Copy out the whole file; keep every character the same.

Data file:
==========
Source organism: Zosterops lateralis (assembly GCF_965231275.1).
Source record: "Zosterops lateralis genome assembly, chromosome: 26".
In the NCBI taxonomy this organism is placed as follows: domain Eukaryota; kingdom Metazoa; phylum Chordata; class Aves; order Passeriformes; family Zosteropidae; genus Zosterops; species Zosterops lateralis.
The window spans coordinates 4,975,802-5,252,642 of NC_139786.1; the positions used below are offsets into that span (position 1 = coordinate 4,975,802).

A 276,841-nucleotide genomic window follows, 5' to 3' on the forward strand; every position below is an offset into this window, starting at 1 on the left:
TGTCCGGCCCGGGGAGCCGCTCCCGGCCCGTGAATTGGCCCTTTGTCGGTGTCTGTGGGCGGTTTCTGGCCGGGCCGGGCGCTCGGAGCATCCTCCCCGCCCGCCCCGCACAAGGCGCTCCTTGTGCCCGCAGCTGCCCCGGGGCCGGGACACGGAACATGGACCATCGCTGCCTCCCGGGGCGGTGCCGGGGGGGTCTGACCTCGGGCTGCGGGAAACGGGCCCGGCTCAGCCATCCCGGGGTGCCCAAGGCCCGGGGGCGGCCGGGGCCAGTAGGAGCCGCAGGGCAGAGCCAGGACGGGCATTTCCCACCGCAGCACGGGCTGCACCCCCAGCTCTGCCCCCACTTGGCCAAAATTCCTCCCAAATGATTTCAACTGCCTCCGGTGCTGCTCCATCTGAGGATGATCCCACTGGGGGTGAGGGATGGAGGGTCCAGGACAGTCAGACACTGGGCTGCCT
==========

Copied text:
Source organism: Zosterops lateralis (assembly GCF_965231275.1).
Source record: "Zosterops lateralis genome assembly, chromosome: 26".
In the NCBI taxonomy this organism is placed as follows: domain Eukaryota; kingdom Metazoa; phylum Chordata; class Aves; order Passeriformes; family Zosteropidae; genus Zosterops; species Zosterops lateralis.
The window spans coordinates 4,975,802-5,252,642 of NC_139786.1; the positions used below are offsets into that span (position 1 = coordinate 4,975,802).

A 276,841-nucleotide genomic window follows, 5' to 3' on the forward strand; every position below is an offset into this window, starting at 1 on the left:
TGTCCGGCCCGGGGAGCCGCTCCCGGCCCGTGAATTGGCCCTTTGTCGGTGTCTGTGGGCGGTTTCTGGCCGGGCCGGGCGCTCGGAGCATCCTCCCCGCCCGCCCCGCACAAGGCGCTCCTTGTGCCCGCAGCTGCCCCGGGGCCGGGACACGGAACATGGACCATCGCTGCCTCCCGGGGCGGTGCCGGGGGGGTCTGACCTCGGGCTGCGGGAAACGGGCCCGGCTCAGCCATCCCGGGGTGCCCAAGGCCCGGGGGCGGCCGGGGCCAGTAGGAGCCGCAGGGCAGAGCCAGGACGGGCATTTCCCACCGCAGCACGGGCTGCACCCCCAGCTCTGCCCCCACTTGGCCAAAATTCCTCCCAAATGATTTCAACTGCCTCCGGTGCTGCTCCATCTGAGGATGATCCCACTGGGGGTGAGGGATGGAGGGTCCAGGACAGTCAGACACTGGGCTGCCT